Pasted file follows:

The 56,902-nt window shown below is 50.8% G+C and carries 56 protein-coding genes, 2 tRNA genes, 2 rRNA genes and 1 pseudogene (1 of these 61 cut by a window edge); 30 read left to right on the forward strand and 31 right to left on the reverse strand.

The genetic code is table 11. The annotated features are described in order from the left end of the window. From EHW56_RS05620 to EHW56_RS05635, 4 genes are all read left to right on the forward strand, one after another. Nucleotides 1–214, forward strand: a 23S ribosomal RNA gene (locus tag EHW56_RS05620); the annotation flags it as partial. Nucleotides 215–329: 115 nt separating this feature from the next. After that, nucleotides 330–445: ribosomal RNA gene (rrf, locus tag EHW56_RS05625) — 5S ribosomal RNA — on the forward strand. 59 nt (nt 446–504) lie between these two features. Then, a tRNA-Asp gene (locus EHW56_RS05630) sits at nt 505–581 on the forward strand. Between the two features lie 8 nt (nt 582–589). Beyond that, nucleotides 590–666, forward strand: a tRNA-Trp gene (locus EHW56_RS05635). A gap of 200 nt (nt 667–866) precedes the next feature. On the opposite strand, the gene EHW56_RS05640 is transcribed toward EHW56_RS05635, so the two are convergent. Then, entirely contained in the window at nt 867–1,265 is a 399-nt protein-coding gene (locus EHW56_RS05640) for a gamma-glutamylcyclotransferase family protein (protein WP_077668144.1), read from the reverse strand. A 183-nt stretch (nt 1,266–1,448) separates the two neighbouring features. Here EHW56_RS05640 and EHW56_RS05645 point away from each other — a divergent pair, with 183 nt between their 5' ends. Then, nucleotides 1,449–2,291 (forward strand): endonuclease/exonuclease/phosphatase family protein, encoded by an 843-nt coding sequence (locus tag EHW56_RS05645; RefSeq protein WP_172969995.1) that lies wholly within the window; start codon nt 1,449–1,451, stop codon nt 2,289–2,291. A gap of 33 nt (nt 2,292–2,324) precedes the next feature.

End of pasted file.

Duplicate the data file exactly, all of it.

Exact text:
The 56,902-nt window shown below is 50.8% G+C and carries 56 protein-coding genes, 2 tRNA genes, 2 rRNA genes and 1 pseudogene (1 of these 61 cut by a window edge); 30 read left to right on the forward strand and 31 right to left on the reverse strand.

The genetic code is table 11. The annotated features are described in order from the left end of the window. From EHW56_RS05620 to EHW56_RS05635, 4 genes are all read left to right on the forward strand, one after another. Nucleotides 1–214, forward strand: a 23S ribosomal RNA gene (locus tag EHW56_RS05620); the annotation flags it as partial. Nucleotides 215–329: 115 nt separating this feature from the next. After that, nucleotides 330–445: ribosomal RNA gene (rrf, locus tag EHW56_RS05625) — 5S ribosomal RNA — on the forward strand. 59 nt (nt 446–504) lie between these two features. Then, a tRNA-Asp gene (locus EHW56_RS05630) sits at nt 505–581 on the forward strand. Between the two features lie 8 nt (nt 582–589). Beyond that, nucleotides 590–666, forward strand: a tRNA-Trp gene (locus EHW56_RS05635). A gap of 200 nt (nt 667–866) precedes the next feature. On the opposite strand, the gene EHW56_RS05640 is transcribed toward EHW56_RS05635, so the two are convergent. Then, entirely contained in the window at nt 867–1,265 is a 399-nt protein-coding gene (locus EHW56_RS05640) for a gamma-glutamylcyclotransferase family protein (protein WP_077668144.1), read from the reverse strand. A 183-nt stretch (nt 1,266–1,448) separates the two neighbouring features. Here EHW56_RS05640 and EHW56_RS05645 point away from each other — a divergent pair, with 183 nt between their 5' ends. Then, nucleotides 1,449–2,291 (forward strand): endonuclease/exonuclease/phosphatase family protein, encoded by an 843-nt coding sequence (locus tag EHW56_RS05645; RefSeq protein WP_172969995.1) that lies wholly within the window; start codon nt 1,449–1,451, stop codon nt 2,289–2,291. A gap of 33 nt (nt 2,292–2,324) precedes the next feature.